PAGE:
There I had a difficult decision. My knees were on fire. I was drooping out of the saddle, having used more energy in these 50 miles than in some 80 mile days, and I hadn’t had a proper lunch. Right next to the road as I came into town was a hotel. All I had to do was check in and I’d be done for the night.

But that meant so many things: not reaching Catemaco. Having to do more of this cycling tomorrow. Not getting to use tomorrow for work (overdue) and exploring (yes please!).

My stubbornness kicked in. I was going all the way. But I did need energy, and I swooped into a convenience store where I got chocolate covered almonds, something carby, and a Gatorade. I must have looked undead stumbling in there. I shoved the food in my mouth like a goblin, and in 60 seconds I was gone.

A little of my energy came back, but San Andrés was a big city. It was nearly dark by the time I got through. By the outlying village of Sihuapán, almost more like an outskirt, I was cursing myself for not just taking the hotel.

Darkness settled upon the road and now those hills and curves held a new menace. I had all my lights on, but had to keep a close eye on the rear view mirror to make sure I wouldn’t be run down. If the whole day had been physically exhausting, my choice to continue in the dark now made it mentally exhausting, too.

Somewhere in those bleary hours I passed very close to the great volcano that created this shattered land. I never saw it, but I know its contours well.

At long last I found myself cruising into the outskirts of Catemaco. I had reached the City of Sorcerers! There was a blissful downhill stretch (the city is at the edge of a lake) and then I hit the centro. Huge crowds milled about enjoying music and snacks. It was packed, something I hadn’t expected.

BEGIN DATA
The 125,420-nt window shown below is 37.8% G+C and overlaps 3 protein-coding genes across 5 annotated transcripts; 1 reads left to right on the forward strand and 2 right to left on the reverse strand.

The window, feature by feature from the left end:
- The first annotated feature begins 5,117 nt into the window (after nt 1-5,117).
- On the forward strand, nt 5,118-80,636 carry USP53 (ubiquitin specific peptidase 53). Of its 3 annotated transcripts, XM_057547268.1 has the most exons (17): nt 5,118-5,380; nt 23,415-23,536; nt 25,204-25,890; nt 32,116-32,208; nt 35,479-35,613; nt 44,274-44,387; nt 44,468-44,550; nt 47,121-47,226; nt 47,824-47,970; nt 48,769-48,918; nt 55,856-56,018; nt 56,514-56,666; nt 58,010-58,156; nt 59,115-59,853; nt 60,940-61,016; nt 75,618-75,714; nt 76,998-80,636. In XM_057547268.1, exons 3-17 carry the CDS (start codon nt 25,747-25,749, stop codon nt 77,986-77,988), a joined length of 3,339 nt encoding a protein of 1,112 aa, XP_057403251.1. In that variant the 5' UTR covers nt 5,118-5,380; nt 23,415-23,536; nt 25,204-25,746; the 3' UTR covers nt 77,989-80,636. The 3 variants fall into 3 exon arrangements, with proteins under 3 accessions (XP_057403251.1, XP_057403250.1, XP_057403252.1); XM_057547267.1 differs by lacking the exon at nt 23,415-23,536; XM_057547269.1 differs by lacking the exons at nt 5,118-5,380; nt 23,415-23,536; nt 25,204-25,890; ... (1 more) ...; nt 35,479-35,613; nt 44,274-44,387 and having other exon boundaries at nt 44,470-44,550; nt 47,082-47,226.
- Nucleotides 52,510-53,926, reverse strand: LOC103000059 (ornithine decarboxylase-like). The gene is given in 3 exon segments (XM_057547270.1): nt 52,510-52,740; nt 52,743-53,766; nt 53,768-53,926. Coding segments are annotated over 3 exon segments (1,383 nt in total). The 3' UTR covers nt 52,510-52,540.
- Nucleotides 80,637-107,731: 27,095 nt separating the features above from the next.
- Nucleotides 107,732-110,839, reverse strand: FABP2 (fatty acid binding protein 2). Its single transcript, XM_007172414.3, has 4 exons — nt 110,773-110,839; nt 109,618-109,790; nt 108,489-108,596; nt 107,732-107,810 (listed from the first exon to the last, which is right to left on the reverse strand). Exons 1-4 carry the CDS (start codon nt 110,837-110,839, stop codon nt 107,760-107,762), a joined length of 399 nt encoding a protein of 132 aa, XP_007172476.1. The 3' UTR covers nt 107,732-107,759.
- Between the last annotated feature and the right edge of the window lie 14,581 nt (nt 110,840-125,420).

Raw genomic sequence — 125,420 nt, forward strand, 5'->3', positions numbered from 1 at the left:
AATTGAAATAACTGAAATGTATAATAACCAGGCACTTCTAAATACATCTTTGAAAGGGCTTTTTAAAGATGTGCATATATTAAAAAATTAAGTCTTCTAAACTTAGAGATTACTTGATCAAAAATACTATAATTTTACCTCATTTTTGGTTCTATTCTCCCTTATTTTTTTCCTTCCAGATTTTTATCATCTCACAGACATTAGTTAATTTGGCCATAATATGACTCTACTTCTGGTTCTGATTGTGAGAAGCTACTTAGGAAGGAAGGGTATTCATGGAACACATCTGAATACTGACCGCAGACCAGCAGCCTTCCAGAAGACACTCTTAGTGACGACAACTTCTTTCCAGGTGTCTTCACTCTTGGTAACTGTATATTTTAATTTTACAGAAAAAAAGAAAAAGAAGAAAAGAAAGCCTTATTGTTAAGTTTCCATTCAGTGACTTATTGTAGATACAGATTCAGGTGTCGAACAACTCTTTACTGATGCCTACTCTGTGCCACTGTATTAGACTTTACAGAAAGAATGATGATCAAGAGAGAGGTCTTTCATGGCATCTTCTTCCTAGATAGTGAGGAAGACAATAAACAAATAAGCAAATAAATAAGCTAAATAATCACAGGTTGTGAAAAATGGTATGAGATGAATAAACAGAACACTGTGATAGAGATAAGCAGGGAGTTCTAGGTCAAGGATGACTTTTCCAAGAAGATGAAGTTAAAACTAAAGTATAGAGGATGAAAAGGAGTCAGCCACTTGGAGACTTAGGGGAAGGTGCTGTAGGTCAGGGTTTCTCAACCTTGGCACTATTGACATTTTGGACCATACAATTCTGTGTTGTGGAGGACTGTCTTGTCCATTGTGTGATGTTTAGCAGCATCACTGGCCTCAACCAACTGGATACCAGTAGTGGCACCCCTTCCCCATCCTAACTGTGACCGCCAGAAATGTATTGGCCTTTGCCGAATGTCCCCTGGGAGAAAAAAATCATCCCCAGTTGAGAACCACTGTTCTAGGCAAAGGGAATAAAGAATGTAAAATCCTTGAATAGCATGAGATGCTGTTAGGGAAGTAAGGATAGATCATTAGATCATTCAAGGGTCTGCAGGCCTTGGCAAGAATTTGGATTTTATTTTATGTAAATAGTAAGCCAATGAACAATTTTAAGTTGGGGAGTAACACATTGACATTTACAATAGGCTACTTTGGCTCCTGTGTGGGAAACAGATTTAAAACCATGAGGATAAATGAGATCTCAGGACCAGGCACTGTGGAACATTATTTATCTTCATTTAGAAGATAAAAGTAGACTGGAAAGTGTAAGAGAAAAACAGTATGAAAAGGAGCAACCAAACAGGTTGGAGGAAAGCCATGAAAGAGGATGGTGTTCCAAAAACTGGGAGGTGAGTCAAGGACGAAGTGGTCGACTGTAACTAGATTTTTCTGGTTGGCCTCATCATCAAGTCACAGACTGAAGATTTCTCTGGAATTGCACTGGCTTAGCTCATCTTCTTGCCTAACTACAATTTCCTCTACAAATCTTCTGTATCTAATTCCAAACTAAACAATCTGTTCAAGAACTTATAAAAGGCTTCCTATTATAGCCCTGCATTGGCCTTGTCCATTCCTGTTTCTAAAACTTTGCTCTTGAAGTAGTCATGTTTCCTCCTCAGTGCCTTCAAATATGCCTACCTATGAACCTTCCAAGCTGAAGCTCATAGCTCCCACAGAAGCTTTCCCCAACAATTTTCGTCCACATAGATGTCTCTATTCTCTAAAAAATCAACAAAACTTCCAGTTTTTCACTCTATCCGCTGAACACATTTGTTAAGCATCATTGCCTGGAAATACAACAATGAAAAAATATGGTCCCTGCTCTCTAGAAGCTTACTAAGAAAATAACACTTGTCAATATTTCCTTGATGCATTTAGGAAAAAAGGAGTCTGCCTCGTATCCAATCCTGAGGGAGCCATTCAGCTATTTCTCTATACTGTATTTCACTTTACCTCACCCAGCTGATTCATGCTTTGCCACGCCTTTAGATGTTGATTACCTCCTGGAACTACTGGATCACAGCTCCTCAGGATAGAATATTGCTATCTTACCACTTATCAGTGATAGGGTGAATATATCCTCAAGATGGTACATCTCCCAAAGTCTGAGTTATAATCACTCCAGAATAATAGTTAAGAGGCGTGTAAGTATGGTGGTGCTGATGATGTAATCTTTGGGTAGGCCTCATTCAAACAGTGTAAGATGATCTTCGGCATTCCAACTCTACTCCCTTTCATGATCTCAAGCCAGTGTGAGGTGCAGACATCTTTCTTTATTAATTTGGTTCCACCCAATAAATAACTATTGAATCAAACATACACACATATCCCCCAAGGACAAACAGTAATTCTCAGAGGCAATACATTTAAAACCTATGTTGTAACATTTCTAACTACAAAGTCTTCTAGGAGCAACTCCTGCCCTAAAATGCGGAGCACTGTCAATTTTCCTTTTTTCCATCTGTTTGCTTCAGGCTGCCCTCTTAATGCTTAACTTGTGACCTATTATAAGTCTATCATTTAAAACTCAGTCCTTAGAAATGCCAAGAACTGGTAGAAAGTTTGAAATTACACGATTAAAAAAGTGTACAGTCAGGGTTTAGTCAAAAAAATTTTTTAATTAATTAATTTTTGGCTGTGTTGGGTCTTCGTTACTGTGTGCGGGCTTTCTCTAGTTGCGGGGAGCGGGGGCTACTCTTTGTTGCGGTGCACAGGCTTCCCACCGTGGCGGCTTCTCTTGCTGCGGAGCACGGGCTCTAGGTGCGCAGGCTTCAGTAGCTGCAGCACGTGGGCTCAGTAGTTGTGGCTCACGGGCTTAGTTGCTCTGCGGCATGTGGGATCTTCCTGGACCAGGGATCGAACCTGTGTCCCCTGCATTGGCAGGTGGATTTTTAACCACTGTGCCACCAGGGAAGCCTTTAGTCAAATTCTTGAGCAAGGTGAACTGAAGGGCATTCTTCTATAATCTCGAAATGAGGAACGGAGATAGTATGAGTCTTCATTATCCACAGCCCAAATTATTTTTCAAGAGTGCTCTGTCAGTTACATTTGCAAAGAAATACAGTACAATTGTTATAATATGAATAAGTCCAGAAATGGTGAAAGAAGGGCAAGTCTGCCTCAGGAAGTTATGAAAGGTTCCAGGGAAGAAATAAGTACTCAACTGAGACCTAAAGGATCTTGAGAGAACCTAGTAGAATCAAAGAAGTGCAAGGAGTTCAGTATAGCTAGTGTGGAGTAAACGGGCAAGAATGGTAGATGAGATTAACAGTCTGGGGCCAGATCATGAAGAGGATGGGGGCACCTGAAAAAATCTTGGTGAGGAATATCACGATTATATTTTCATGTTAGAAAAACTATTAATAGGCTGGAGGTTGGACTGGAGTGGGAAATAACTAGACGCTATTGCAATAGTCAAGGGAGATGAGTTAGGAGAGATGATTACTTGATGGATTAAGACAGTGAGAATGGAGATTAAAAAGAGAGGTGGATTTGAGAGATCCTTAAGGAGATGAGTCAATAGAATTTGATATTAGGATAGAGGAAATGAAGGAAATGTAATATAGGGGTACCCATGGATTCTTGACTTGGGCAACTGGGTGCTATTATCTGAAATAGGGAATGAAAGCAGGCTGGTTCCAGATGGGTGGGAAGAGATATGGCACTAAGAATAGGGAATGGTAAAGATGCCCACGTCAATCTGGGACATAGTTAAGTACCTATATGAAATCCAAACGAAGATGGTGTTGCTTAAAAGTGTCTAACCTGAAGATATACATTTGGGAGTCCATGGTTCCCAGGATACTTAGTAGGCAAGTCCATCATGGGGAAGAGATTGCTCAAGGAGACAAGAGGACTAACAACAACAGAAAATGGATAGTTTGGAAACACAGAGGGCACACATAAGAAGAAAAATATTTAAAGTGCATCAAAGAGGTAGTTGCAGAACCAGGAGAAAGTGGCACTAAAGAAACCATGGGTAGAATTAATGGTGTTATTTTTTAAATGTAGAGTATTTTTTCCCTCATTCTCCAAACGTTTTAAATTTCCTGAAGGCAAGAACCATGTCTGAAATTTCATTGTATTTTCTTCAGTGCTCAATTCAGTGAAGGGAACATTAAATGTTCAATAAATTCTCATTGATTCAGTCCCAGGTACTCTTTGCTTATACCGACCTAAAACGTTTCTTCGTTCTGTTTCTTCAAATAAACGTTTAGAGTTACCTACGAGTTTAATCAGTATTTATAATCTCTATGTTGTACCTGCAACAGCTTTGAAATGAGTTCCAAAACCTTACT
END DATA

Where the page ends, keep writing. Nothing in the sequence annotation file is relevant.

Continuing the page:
Which led to one final snag of the evening. The first hotel I tried was completely full. I’d never had this happen in Mexico before. I tried a second one, and was told the same thing.

Suddenly it occurred to me that New Year’s Eve was just around the corner and I might not be the only one who wanted to spend it in Witchcraft City. What if the whole town was full?

Fortunately it wasn’t. I was shown to a room at the Hotel “Berthangel” (Bertha the Angel?) that was perfectly fine. It had a balcony with a view of the centro, which made it loud as heck, and the wi-fi wasn’t great—but it’d do.

I was so tired I didn’t even go in search of food. I grabbed a seat at the hotel’s second floor restaurant which sold only two dishes: hamburgers and hot dogs.

“Which do you recommend?” I asked.

Definitely the hamburger,” the waitress said.

She wasn’t kidding. The burger was fine, and the french fries were so good I wasn’t sure what country I was in. She brought me a succession of miniature bottles of beer, and an hour later I was sound asleep. 61.7 miles.


Total traveled this leg: 61.7.

Total traveled since Day 1: 4,171.

Next time I get to explore the city firsthand and see if I can rustle up any of these famous sorcerers. Until then, check out my other road logs or get yourself a postcard.


Adventure, Bicycling, Mexico, Road Logs, The Great Adventure, Travel

The Gates of Veracruz

Last time I fell in love with the city of Xalapa, even while spending Christmas alone. This time I leave my new love affair behind, making hard for Veracruz.

The skyline of either Veracruz or Corpus Christi. Photo by André.

The skyline of either Veracruz or Corpus Christi. Photo by André.

December 26 (Day 903 of the Great Adventure)—To Veracruz